WANT to give A PORSCHE 911 a good home in your practice parking lot BUT DON’T KNOW WHERE TO START? read on for the ultimate BEGINNER’S guide to buying and owning this MOST classic sports car.
I’VE COVERED A GOOD half-dozen vehicles for Incisal Edge, more if you count the car shows I’ve reported from. This issue, I was at last blessed to be able to spend time with my absolute favorite. It’s part work of art, part engineering marvel and complete masterpiece: the newest Porsche 911 Carrera.
Let’s talk first about its unmistakable contours. The 911 is a design icon; the overall shape hasn’t changed since the car debuted in 1963. It comes with a whale tail, duck tail, flat nose, fried-egg headlights—all terms of endearment coined by its many fans. Its critics say it’s nothing but an elongated Beetle, and in a sense they have a point: Ferdinand Porsche, the man who created the 911, also helped birth the Volkswagen Beetle. (He also, alas, helped the German effort in World War II, developing tanks such as the Tiger and the Panzer.)
That, thankfully, was then. These days, the entire Porsche lineup, even the SUVs, must conform to the design of the 911, the original Porsche. From those bulging headlights to the signature swoop on the back side, it’s a design masterpiece into which Porsche blends improvements each generation without losing the spirit of the first model.
Those variations, indeed, are so subtle that unless you’re a serious Porsche lover, you can’t really tell the difference between one model and the one that came immediately after. All are called the 911, but they’re designated by internal factory codes to delineate the model year. The newest model, for example, is the 992.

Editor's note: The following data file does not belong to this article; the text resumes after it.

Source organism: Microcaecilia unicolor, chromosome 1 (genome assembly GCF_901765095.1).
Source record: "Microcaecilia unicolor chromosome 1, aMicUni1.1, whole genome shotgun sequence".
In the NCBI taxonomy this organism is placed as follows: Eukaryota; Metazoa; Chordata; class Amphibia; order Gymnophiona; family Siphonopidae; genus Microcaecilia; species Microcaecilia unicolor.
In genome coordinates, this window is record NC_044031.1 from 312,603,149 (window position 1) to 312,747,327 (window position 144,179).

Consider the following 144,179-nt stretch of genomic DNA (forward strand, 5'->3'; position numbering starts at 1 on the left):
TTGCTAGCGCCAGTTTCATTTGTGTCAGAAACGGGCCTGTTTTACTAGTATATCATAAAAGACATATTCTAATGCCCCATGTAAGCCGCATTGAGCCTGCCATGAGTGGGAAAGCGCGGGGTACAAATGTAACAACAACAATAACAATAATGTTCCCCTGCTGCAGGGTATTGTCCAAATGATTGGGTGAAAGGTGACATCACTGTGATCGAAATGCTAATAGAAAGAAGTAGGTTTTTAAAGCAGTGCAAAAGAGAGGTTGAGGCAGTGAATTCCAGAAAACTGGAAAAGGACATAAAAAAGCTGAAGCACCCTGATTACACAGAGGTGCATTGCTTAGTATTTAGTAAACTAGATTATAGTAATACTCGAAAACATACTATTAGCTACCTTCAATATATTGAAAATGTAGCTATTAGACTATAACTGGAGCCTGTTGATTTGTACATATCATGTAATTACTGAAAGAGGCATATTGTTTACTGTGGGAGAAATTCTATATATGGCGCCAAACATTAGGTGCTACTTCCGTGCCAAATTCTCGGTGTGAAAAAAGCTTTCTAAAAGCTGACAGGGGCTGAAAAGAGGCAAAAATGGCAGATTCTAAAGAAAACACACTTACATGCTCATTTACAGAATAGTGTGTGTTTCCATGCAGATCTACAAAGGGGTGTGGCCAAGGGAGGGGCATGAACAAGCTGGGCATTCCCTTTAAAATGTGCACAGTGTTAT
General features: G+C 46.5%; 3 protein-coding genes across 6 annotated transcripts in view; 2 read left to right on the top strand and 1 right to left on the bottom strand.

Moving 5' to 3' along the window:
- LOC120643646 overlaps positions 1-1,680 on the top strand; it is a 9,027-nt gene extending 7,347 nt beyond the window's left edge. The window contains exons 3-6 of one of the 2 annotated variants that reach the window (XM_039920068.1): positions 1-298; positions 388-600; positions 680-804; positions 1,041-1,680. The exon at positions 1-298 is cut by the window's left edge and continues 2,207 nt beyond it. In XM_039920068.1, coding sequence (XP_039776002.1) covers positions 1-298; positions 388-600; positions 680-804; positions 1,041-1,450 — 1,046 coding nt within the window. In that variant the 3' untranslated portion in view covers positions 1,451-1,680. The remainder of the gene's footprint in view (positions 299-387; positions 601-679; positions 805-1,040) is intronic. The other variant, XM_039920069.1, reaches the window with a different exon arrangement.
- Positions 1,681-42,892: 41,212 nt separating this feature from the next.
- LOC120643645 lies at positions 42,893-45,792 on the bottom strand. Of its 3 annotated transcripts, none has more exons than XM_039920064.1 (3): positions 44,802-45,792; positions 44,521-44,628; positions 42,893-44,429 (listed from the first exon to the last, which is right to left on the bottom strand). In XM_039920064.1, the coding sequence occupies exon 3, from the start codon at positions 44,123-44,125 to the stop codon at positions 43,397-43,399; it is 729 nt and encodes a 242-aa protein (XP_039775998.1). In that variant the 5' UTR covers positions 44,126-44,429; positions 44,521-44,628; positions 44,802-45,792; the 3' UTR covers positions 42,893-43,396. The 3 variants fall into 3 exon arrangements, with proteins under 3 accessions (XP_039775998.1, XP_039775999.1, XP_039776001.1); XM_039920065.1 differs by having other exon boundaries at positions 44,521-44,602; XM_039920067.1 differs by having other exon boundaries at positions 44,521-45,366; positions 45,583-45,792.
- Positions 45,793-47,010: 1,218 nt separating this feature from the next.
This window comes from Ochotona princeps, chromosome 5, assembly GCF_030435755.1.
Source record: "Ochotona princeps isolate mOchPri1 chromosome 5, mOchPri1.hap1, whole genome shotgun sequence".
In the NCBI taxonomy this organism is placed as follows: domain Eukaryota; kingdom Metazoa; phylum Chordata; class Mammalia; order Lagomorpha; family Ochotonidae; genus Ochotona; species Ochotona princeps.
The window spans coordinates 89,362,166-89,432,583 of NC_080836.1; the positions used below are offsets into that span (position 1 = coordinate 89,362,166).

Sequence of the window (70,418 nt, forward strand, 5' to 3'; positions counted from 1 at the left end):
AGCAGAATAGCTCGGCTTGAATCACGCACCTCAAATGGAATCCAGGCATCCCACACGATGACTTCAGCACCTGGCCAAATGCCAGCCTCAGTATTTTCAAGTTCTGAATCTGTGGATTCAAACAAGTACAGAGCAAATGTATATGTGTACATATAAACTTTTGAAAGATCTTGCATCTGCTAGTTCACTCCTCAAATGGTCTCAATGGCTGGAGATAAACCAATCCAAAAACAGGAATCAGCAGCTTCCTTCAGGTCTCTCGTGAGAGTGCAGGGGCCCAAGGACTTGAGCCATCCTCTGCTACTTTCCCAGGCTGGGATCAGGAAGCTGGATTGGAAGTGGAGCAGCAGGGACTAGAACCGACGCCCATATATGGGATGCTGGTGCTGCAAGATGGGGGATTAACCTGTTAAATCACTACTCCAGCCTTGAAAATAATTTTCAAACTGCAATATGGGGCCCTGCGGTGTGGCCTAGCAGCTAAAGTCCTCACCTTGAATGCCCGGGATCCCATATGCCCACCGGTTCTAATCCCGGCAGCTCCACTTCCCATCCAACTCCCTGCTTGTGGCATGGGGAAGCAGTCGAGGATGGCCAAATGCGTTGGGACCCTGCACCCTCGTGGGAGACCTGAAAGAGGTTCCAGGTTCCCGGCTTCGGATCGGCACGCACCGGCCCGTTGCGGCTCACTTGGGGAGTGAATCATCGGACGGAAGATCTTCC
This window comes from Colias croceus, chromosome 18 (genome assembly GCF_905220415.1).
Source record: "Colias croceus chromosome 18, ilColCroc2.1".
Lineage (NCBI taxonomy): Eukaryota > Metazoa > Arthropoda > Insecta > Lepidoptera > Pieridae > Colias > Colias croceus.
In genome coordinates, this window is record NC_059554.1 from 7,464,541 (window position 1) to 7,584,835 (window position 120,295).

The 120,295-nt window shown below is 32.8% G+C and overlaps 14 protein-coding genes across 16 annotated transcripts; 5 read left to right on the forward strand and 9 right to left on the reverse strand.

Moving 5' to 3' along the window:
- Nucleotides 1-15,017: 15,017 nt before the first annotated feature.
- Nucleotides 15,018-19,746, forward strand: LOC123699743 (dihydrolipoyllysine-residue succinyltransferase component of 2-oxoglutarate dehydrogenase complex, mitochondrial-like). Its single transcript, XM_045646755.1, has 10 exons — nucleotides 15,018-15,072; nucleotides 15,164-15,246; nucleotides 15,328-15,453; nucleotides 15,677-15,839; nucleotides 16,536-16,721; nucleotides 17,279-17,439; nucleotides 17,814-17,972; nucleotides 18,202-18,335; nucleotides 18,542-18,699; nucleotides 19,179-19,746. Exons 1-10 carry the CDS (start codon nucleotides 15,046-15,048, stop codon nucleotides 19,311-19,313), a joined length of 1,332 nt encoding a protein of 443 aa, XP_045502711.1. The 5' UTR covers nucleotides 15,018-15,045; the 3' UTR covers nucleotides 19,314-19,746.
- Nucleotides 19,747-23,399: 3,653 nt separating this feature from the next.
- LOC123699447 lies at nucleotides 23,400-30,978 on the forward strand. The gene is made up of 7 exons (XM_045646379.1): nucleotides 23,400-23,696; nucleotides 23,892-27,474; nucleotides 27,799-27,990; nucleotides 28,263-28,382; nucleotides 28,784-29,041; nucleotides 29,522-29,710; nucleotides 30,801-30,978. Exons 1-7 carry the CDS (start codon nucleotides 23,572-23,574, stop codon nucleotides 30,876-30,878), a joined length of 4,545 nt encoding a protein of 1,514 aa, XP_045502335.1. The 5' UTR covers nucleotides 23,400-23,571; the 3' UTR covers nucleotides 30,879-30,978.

For the practical, everyday driver, the base Carrera or (if you live in a snowy area) the C4 would suffice. Want to kick it up a notch? The faster-accelerating S versions will do nicely, as will the Turbo (though most of the lineup has turbos for greater efficiency). For the dentist who fancies him- or herself a gentleman or lady racer, there are the GT2, GT3 and aforementioned GT2 RS—although unless your practice is adjacent to Laguna Seca or Lime Rock (famous high-performance tracks near Monterey, California, and Salisbury, Connecticut, respectively), you can’t hope to experience even a tenth of what those cars are capable of.
Porsche does have a sports-driving school of its own at Barber Motorsports Park in Birmingham, Alabama. Treating yourself to a session there is a great way to figure out which model you like best, though your judgment may be skewed given that you’re, you know, on a race track instead of I-95. (Most sports, super- and hypercars nowadays can get you from zero to 60 in under three seconds.) Experience centers have also recently opened in Los Angeles and Atlanta; car geeks, increasingly, are spoiled for choice.
Speaking from experience, I recommend going with the base 911 with the Sports Chrono pack and a Sports Exhaust option. That’ll provide plenty of oomph that’s easily controllable. Beautiful exhaust-note theatrics are a nice bonus. Speed limits nationwide, at least on highways, are higher than they used to be, but unless you’re a frequent track visitor, anything faster is kind of pointless. The standard Porsche gets only to 60 in four seconds—and that’s plenty.
It’s also lauded as the most reliable sports car you can buy. I personally wouldn’t so much as leave town in an Italian exotic.
The 911 has won grueling tests including the Paris-Dakar rally and Le Mans—not bad for a car that also makes an excellent daily driver.